At the beginning of the summer, I could barely walk up the hill of our 900 hundred foot driveway without stopping to get more air. For most of the spring, I rationalized my 'performance' with the excuse that I had started the year with pneumonia. Knowing that not moving was worsening my lung condition didn't get me off the couch until late night chest pains sent me to the hospital for stress tests.
The long-tern lung infection was to blame for the chest pain, but I knew my deep and gorgeous hunger (as Cary Grant might describe it) and less gorgeous physical sloth were not helping my lungs get any better. So, as I sat in the doctor's office, watching him tap a place on my chart where I had been about 50 pounds lighter, I got to my tipping point.
A few years ago, I had another similar moment of Zen that led to a summer of good nutrition and walking. I let myself get stymied at the end (something I've already moved to prevent this year) by shortening days and a bad attitude, but I remembered that the biggest changes began when I started running. This time around, I decided to start the running with the eating plan, and taking the two roads together has made all the difference, and in a way I never would have expected.
I started very slowly using a plan that had worked three summers earlier (C25K from Runner's World – try it, it works). The plan starts you with 30 second runs followed by 90 second walks and repeats until you've been run/walking for 30-35 minutes. I am not proud to say that at the beginning of the summer, I had trouble making it once around our house or even trotting for 30 seconds. Yesterday (a few days before Labor Day), I ran 3.68 miles with hills and no stopping. Part of me wishes I could say I did it all by myself, but along the way I discovered something even more valuable than my little app. I discovered encouragement.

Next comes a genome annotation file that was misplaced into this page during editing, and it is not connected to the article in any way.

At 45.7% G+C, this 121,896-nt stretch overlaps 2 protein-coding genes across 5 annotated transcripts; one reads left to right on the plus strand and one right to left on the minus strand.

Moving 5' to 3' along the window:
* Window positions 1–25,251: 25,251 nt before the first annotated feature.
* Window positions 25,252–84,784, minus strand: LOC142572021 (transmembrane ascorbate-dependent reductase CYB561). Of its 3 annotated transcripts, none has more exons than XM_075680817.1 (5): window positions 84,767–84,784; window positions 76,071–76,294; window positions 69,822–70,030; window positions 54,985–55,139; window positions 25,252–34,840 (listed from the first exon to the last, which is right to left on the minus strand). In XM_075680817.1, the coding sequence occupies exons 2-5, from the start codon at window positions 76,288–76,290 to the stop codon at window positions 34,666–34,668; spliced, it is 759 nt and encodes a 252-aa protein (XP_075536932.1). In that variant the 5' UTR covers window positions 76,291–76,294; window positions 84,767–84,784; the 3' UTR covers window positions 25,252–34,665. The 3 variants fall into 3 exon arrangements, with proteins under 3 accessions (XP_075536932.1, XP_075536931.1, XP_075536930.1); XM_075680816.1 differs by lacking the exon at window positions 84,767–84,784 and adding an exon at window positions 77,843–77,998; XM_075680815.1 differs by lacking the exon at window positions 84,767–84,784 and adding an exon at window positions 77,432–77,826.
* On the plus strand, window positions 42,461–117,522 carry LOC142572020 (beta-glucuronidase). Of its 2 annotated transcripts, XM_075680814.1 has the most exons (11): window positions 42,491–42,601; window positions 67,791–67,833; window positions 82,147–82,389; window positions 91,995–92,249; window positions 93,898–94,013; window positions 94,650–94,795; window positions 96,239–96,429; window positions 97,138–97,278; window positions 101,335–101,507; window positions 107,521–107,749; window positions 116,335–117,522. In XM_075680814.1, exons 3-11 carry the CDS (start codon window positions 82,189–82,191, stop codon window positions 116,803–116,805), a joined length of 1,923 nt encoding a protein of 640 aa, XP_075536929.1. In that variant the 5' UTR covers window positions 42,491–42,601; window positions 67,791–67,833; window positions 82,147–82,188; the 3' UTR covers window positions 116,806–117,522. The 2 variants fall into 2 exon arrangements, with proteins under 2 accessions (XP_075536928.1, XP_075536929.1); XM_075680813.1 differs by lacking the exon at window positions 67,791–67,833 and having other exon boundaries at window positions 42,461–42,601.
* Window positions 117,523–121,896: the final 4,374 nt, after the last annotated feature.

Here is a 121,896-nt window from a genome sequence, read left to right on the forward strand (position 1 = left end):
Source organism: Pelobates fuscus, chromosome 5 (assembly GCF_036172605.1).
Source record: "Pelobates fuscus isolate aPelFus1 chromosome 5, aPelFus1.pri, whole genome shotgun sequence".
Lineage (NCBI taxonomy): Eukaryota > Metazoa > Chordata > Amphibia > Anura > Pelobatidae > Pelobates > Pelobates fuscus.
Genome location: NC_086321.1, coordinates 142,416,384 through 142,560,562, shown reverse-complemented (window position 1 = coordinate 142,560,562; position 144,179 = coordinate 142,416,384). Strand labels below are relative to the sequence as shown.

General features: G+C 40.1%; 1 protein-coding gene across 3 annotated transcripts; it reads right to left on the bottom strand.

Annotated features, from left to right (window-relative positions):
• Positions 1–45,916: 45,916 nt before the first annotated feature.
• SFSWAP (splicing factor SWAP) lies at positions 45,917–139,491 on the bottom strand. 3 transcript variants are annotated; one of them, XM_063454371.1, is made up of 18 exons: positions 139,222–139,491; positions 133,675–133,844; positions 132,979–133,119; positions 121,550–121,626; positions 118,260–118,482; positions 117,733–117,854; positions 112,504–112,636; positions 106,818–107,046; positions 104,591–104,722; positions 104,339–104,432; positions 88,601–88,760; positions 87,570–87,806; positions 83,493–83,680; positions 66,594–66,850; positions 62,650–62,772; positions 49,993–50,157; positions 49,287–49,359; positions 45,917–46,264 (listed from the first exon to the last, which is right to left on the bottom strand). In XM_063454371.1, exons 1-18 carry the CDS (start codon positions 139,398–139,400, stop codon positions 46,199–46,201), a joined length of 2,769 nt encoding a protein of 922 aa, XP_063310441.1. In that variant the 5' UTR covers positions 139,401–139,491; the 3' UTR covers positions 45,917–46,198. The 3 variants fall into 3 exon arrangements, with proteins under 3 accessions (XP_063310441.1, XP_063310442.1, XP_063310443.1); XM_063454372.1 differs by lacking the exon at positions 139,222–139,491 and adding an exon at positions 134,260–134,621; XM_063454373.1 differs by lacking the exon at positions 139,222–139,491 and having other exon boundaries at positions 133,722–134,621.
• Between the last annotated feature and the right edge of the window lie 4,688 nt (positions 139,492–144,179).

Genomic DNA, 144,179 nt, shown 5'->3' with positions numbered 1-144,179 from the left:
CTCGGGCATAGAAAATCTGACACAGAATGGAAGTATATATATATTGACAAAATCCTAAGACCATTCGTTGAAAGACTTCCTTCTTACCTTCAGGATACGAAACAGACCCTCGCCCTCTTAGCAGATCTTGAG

My first runs were always on our sloping driveway and around our bumpy yard. I was embarrassed to have anyone see how slowly I ran. Then I mentioned my new plan to my sister who's currently getting ready for a 20K. She didn't ask my times. She didn't ask if I thought I could do it. She just gave me a verbal pat on the back and said, “Keep going. I'll get us signed up for the Labor Day 5K.”
We've run the the 5K together before, and, to her credit, she ran with me the first time – giving encouragement the whole way. Then, I was very conscious of the faster runners that seemed to flow around us like gazelles cutting swaths around a slow-moving elephant. Now, I barely notice it.
In the last few months, I've begun to notice more runners on the road. I've seen them in all shapes and sizes. I see slower ones and faster ones. When I'm running, we wave at each other. When I'm driving, sometimes I'll honk or yell, “Go for it!” at them whether the windows are up or down.
They're all doing it, and when I talk with other people I know who've been running or even just started, we never compare times. We talk about going the distance. We talk about how far we've come. The women who've traveled farther share their acquired wisdom with those of us who are at the beginning of the journey. The times matter, but I never feel like I'm competing with someone else – I'm only competing with my old time.
So, if you're running (or walking) on the road, and a strange lady passes you, shouting at you to keep up the good work, she is nuts. But I've decided that if you've started your journey – no matter where you are on it – you are doing good work. And that deserves encouragement, so I'm passing it on.